My memories of the Mudd Club (which I apparently didn’t start frequenting until after it was no longer cool) are as follows: 1. The bartender refusing to wait on me because I was so young and naïve, I didn’t know you were supposed to tip him. 2. Peering over the DJ booth to find out who was singing what I thought was one of the greatest pop songs I’d ever heard. (It was the Go-Go’s singing “Our Lips Are Sealed.”) 3. Entering a DJ contest whose winner was—to my knowledge--never announced. (I figured they were just trying to fill the dj slot for the night.) 4. Seeing Men Without Hats before “Safety Dance” became a huge international hit. (I also saw the Bush Tetras there, when their “Too Many Creeps” was big in the clubs.)
Richard Boch remembers considerably more, which is quite remarkable considering the amount of drugs he consumed.
His great new book, The Mudd Club, is both a celebration and an elegy. It takes us back to a time before cell phones and the Internet, when you could still rent a Tribeca loft for a few hundred dollars, and when lower Broadway was a deserted no man’s land rather the pedestrian-clogged shopping mall it is today.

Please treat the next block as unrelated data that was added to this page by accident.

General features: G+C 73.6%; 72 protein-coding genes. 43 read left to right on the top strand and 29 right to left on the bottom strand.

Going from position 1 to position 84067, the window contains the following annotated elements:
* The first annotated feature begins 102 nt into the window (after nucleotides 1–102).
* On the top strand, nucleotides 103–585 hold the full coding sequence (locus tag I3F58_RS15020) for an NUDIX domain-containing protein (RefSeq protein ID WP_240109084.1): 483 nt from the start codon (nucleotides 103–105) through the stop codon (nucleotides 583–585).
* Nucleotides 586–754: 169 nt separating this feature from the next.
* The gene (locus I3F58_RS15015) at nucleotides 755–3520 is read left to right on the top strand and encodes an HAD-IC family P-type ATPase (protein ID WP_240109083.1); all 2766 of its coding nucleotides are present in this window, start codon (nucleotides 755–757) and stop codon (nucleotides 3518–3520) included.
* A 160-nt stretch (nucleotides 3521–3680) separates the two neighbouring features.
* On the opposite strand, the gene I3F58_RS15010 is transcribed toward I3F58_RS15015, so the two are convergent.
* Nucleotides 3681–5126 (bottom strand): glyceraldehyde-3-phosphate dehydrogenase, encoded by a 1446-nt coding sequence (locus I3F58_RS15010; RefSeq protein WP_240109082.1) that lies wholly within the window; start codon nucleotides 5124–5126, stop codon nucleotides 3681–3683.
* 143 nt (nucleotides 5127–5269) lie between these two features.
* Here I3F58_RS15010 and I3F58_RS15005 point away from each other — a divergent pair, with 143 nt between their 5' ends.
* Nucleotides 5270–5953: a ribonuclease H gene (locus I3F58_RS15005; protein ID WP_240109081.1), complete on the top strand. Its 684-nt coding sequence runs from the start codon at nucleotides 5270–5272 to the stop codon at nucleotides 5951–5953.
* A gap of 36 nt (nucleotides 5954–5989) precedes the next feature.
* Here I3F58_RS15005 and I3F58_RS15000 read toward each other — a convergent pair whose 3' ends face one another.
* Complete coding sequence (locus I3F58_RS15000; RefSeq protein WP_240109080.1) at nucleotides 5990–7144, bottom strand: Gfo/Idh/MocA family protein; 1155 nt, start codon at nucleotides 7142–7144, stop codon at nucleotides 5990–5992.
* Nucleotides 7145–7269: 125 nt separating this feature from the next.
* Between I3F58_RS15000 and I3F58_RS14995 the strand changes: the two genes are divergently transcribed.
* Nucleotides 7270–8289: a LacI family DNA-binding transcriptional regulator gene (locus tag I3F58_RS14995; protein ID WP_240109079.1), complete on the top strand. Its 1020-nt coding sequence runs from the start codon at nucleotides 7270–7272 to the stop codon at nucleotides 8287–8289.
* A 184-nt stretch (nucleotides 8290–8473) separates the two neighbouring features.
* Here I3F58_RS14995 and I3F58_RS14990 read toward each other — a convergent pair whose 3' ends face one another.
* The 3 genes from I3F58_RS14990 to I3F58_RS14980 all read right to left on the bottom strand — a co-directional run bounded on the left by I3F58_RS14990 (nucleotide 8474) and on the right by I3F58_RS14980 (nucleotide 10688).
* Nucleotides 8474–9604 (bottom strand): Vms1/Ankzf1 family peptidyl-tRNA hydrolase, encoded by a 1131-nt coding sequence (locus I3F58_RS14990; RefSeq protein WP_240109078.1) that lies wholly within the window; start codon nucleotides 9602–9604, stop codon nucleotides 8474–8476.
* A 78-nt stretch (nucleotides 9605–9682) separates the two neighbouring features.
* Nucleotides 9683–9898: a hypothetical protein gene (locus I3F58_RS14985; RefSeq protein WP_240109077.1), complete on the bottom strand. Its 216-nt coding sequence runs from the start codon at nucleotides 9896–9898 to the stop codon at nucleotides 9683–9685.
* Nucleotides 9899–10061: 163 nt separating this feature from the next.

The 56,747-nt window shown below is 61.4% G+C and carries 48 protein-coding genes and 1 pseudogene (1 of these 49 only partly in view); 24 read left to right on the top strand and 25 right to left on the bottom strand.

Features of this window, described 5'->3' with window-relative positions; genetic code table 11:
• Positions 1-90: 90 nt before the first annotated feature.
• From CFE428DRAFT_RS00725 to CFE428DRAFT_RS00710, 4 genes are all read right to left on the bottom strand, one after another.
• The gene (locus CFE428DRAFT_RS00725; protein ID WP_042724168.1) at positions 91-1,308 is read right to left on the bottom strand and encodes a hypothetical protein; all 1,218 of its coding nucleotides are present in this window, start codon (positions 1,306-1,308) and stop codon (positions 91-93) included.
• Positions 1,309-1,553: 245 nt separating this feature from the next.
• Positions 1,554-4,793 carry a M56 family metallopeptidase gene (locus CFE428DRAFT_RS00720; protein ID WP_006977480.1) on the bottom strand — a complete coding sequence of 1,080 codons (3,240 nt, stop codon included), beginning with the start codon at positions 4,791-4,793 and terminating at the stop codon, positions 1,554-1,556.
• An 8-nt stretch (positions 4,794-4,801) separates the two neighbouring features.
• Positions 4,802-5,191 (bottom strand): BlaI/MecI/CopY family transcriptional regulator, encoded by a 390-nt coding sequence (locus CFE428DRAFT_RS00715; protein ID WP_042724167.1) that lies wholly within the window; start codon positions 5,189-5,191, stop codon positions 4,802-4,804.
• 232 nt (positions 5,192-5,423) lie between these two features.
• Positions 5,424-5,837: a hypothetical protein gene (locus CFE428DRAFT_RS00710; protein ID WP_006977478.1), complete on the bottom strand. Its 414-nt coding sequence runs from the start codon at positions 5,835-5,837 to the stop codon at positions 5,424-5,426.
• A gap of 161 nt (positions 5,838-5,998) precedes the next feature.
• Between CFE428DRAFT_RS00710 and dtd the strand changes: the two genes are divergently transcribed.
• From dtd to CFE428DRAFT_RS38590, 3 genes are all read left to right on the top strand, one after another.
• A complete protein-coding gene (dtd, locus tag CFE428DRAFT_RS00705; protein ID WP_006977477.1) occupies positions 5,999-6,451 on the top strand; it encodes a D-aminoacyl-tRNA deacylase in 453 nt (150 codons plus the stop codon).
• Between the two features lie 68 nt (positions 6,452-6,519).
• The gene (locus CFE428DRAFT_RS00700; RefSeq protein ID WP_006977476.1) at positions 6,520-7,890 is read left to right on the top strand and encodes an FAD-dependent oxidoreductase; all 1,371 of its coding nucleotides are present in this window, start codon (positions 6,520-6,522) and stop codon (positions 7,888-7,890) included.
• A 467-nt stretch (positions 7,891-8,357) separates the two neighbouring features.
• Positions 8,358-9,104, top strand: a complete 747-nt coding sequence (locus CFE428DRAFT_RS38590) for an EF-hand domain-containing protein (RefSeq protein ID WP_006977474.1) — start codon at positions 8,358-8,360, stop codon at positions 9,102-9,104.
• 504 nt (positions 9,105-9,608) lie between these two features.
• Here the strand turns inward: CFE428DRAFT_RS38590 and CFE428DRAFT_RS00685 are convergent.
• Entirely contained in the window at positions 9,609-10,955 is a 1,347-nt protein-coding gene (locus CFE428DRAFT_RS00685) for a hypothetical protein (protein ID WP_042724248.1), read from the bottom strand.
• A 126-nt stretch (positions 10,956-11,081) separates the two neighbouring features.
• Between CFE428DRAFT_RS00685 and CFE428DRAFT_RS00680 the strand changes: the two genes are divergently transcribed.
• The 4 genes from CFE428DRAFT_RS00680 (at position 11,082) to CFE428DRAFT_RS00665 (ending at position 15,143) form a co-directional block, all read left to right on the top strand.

As Boch himself is the first to admit, he just happened to be in the right place at the right time. A friend of his who worked at the Soho Weekly News referred him to Mudd Club owner Steve Mass because she said he “knew everyone.”
And while being a doorman might seem like a stultifyingly boring job (or premise for a book), Boch points out that being the doorman at the Mudd Club gave him the opportunity to meet some of the most interesting people in New York.
One of the amazing things about this book is the sheer level of detail in Boch’s recollections. You have to wonder, “Did he keep a diary?” If you’ve never been to the Mudd Club—or even if you have—this book will give you the sensation that, as the old TV show used to say, “you are there.”
What made the Mudd Club special was the sense that anything could happen there. You could see the Psychedelic Furs, Talking Heads, or B-52s there one night and some obscure local performance artist the next, to say nothing of the various theme parties that took place. (“Soul Night” and “Rock ’n’ Roll Funeral” are just two stand-outs described in this book.)
To read this book is to realize just how far New York (and by New York, I mean Manhattan) has fallen from its creative peak.
The Mudd Club adds to an important body of work (including such books as Tim Lawrence’s Life and Death on the New York Dance Floor, Martin Belk’s Dirty, Broken Punks and, dare I say, my own New York Trilogy) documenting New York’s club scene in the late ’70s, ’80s and ’90s—a unique period that will never happen again.
Welcome to the club, Richard.